2. Materials and Methods
Nine male national- and regional-level collegiate endurance cyclists volunteered to participate in this study. Their physical characteristics (means ± standard deviation) were age, 20.4 ± 1.7 years; height, 170.8 ± 4.7 cm; body weight, 64.1 ± 5.4 kg; and maximal oxygen uptake (VO2max), 64.9 ± 5.9 mL·kg−1·min−1. They had at least 3 years training experience (5.4 ± 1.5 years) and were all well-trained cyclists who had been training at least six days per week. All participants were informed of the possible risks associated with the experimental procedures prior to providing written consent. The study protocol was approved by the Research Ethics Review Board of Juntendo University (28-106), and the study was performed in accordance with the Declaration of Helsinki.
2.2. Properties of the Experimental Bicycle
All measurements were conducted using a competition racer bike with a pedaling power meter (SGY-PM910V FC-6800, Pioneer, Tokyo) and a 3-roller bicycle trainer with a constant friction-loaded apparatus (AC-Magroller, Minoura, Japan). All participants rode the same experimental bike, which had 170 mm crank, wheels (Bontrager, Trek, USA), and tire (Topzio pro, Vittoria, Japan), in order to ensure uniform aerodynamic drag of the wheel and rolling resistance of the tire. The seat position was adjusted according to participants’ preferences. The free roller was specified for bicycle training, and the apparatus consisted of three rollers (diameter 100 mm, width 395 mm). Although the magnetic resistance was adjustable, with six levels of strength, we attached it to the rear roller position of the free roller at the first level. The resistance level was determined to adjust the target work rates in subsequent multistage cycling tests.
2.3. Multistage Graded Submaximal Cycling Test
All participants visited the laboratory three times throughout the experiment. During the initial visit, a familiarization session consisting of adjusting the saddle position of the aforementioned competition racer bike to match the participants’ preferences and practicing riding on a free bicycle roller (AC-Magroller) while wearing a face mask to collect respiratory gas for the exercise tests was performed. At least 24 h following the familiarization session, the participants visited the laboratory twice (main experiments) on different days. In the main experiments, participants performed two types of graded submaximal cycling tests while wearing a continuous heart rate (HR) monitor and face mask: increasing the work rate by changing the gear ratio at a fixed cadence (defined as ‘GEAR’ trial) and changing cadence at fixed gear ratio (defined as ‘CADENCE’ trial). The racer bike used gear ratio levels between 1.9 and 4.8 for this study; gear levels were changed by alternating the front and rear gears, which in turn altered the pedal force. In the GEAR trial, participants initially cycled with a gear ratio of 1.6 and a cadence of 90 rpm for 4 min on a free bicycle roller. Following a 1 min passive rest on the bicycle, cycling was restarted with a gear ratio of 0.5 higher than the initial gear ratio, but the cadence was maintained at 90 rpm. This 4 min cycling and 1 min rest session was repeated five times until the gear ratio was 3.5 (Figure 1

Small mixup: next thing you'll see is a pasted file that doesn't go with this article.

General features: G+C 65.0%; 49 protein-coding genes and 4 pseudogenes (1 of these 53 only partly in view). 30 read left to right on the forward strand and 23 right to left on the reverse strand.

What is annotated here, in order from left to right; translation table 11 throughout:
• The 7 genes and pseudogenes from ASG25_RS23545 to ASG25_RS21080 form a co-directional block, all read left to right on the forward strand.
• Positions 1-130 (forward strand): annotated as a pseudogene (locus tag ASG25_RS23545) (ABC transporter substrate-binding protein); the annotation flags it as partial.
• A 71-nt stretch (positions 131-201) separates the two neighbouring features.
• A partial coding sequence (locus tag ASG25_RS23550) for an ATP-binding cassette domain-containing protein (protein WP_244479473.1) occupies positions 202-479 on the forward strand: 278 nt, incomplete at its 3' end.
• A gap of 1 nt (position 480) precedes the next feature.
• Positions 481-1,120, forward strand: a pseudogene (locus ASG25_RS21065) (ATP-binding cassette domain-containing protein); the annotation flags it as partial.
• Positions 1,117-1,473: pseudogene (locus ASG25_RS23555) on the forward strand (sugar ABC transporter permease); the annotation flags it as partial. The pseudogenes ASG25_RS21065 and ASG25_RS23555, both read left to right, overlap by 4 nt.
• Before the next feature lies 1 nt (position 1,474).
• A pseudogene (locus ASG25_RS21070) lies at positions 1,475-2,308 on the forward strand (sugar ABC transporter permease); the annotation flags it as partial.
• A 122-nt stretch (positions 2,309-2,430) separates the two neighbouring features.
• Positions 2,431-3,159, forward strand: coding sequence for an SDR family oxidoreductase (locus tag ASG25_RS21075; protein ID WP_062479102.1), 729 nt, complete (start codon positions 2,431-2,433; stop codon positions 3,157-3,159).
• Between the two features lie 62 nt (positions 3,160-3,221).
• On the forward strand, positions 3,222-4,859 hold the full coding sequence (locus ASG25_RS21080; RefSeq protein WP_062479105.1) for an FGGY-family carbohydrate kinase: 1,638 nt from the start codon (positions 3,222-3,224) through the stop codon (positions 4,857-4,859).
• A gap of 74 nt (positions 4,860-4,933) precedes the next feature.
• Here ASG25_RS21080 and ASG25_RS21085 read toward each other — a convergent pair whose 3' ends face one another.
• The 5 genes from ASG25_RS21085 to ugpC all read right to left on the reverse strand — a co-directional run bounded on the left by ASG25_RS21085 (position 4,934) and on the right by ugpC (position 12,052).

). In the CADENCE trial, the participants performed a five-stage cycling test, increasing the cadence by 15 rpm in each stage, beginning at 50 rpm to 110 rpm with a fixed gear ratio of 3.1. During the graded cycling tests in both trials, the participants were asked to adjust their cadence with the sound of a metronome [12
]. In this study, the absolute work rate in each stage during the graded submaximal cycling test differed between the GEAR and CADENCE trials because of the methodological limitations of using the racer bike. This experimental setting of gear ratio and cadence was determined based on a previous study [13